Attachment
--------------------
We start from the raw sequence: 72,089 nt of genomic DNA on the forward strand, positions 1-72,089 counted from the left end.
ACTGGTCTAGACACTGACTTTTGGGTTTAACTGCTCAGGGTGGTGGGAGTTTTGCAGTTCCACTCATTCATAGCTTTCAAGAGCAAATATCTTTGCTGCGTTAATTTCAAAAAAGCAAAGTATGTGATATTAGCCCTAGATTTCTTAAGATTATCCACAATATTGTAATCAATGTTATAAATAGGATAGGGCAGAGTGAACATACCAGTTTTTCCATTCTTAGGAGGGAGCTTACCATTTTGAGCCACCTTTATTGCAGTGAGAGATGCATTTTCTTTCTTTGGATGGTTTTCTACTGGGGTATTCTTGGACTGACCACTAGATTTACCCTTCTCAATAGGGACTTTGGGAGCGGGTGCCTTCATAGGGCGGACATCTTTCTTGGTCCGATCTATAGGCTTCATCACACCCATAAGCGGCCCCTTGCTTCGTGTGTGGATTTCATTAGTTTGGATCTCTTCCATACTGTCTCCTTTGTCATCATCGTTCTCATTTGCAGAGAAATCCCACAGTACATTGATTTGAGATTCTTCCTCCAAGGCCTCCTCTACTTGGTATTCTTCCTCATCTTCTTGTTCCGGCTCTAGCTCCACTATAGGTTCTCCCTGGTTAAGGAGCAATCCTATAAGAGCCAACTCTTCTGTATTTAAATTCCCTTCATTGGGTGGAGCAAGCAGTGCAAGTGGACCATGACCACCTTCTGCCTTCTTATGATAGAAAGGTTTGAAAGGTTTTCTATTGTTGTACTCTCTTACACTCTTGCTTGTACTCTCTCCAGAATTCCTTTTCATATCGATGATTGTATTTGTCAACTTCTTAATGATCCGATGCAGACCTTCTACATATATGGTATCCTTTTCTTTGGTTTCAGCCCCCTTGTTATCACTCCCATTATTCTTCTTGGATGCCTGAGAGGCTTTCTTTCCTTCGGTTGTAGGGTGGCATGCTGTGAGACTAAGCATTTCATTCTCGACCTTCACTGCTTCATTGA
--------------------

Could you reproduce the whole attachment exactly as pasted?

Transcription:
We start from the raw sequence: 72,089 nt of genomic DNA on the forward strand, positions 1-72,089 counted from the left end.
ACTGGTCTAGACACTGACTTTTGGGTTTAACTGCTCAGGGTGGTGGGAGTTTTGCAGTTCCACTCATTCATAGCTTTCAAGAGCAAATATCTTTGCTGCGTTAATTTCAAAAAAGCAAAGTATGTGATATTAGCCCTAGATTTCTTAAGATTATCCACAATATTGTAATCAATGTTATAAATAGGATAGGGCAGAGTGAACATACCAGTTTTTCCATTCTTAGGAGGGAGCTTACCATTTTGAGCCACCTTTATTGCAGTGAGAGATGCATTTTCTTTCTTTGGATGGTTTTCTACTGGGGTATTCTTGGACTGACCACTAGATTTACCCTTCTCAATAGGGACTTTGGGAGCGGGTGCCTTCATAGGGCGGACATCTTTCTTGGTCCGATCTATAGGCTTCATCACACCCATAAGCGGCCCCTTGCTTCGTGTGTGGATTTCATTAGTTTGGATCTCTTCCATACTGTCTCCTTTGTCATCATCGTTCTCATTTGCAGAGAAATCCCACAGTACATTGATTTGAGATTCTTCCTCCAAGGCCTCCTCTACTTGGTATTCTTCCTCATCTTCTTGTTCCGGCTCTAGCTCCACTATAGGTTCTCCCTGGTTAAGGAGCAATCCTATAAGAGCCAACTCTTCTGTATTTAAATTCCCTTCATTGGGTGGAGCAAGCAGTGCAAGTGGACCATGACCACCTTCTGCCTTCTTATGATAGAAAGGTTTGAAAGGTTTTCTATTGTTGTACTCTCTTACACTCTTGCTTGTACTCTCTCCAGAATTCCTTTTCATATCGATGATTGTATTTGTCAACTTCTTAATGATCCGATGCAGACCTTCTACATATATGGTATCCTTTTCTTTGGTTTCAGCCCCCTTGTTATCACTCCCATTATTCTTCTTGGATGCCTGAGAGGCTTTCTTTCCTTCGGTTGTAGGGTGGCATGCTGTGAGACTAAGCATTTCATTCTCGACCTTCACTGCTTCATTGA